KATHMANDU: The Asian Development Outlook (ADO) September 2023, the latest release from the Asian Development Bank (ADB), forecasts Nepal’s economy to experience a robust growth of 4.3% at market prices in fiscal year (FY) 2024.
This marks a significant improvement from the estimated growth rate of 1.9% in FY2023.
To support this positive economic trajectory, the Nepal Rastra Bank (NRB) has adjusted its monetary policy stance.
The Central Bank (NRB) has reduced the policy rate by 50 basis points to 6.5%, a move expected to lead to decreased commercial interest rates and stimulate economic activities. The services sector is expected to thrive, with expansions in real estate, wholesale and retail trade, as well as accommodation and food services. However, agricultural growth may face headwinds due to insufficient rainfall in June and erratic weather patterns, compounded by a lumpy skin outbreak in cattle.
The ADO report projects a decline in annual average inflation, from 7.7% in FY2023 to 6.2% in FY2024. This reduction is attributed to subdued oil price increases and a decrease in inflation rates in India, which is Nepal’s primary source of imports.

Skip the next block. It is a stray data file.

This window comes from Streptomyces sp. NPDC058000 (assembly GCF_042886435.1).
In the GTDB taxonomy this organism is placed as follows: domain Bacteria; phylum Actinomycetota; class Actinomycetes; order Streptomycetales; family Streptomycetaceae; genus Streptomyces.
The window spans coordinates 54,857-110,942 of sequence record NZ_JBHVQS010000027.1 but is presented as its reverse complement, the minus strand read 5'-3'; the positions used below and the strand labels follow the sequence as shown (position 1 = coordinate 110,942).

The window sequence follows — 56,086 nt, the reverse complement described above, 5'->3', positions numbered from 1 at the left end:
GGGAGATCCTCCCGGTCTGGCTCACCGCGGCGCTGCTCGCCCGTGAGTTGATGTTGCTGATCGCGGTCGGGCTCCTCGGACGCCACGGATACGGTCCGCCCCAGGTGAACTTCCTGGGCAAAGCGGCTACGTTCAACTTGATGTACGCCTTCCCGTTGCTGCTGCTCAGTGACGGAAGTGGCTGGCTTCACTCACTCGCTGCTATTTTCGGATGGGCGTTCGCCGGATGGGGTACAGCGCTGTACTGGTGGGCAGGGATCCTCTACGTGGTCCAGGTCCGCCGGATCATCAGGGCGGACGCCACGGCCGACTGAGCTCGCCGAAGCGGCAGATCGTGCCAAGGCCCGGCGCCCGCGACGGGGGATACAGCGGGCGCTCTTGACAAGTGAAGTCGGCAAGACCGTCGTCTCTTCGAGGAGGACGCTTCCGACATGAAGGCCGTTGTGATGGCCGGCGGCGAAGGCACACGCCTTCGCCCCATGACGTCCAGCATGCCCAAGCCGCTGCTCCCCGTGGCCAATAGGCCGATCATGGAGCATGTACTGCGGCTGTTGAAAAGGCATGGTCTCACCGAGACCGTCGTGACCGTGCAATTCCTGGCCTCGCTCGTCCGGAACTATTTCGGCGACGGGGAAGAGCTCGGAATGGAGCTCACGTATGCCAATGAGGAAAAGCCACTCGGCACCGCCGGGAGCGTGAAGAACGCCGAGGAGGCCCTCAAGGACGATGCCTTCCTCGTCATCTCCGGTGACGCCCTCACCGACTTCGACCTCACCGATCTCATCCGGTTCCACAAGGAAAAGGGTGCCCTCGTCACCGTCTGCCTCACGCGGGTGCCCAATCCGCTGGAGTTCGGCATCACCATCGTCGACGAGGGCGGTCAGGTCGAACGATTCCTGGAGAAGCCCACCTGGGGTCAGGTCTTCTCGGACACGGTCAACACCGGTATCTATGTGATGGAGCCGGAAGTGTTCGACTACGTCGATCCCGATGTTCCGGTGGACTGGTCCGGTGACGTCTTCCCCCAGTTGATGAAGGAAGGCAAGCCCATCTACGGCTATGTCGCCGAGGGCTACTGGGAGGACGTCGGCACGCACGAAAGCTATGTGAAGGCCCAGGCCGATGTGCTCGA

ADB Principal Economist for Nepal, Jan Hansen, noted, “Fiscal challenges persist despite some progress in restoring price and external sector stability. While the estimated fiscal deficit for FY2024 is moderate at 2.4% of GDP, significantly lower than the 6.1% deficit in FY2023, the actual deficit could exceed expectations if the government fails to meet its ambitious revenue target for FY2024.”
External risks remain relatively manageable, with foreign exchange reserves expected to meet at least 7 months of imports. The current account deficit is projected to widen to 1.8% of GDP in FY2024, driven by stable remittances and increased imports as economic growth accelerates.
However, downside risks to the FY2024 economic outlook may emerge if authorities implement more contractionary economic policies to curb inflation in the face of geopolitical tensions. Such measures could dampen consumption, disrupt domestic production, and negatively impact overall growth.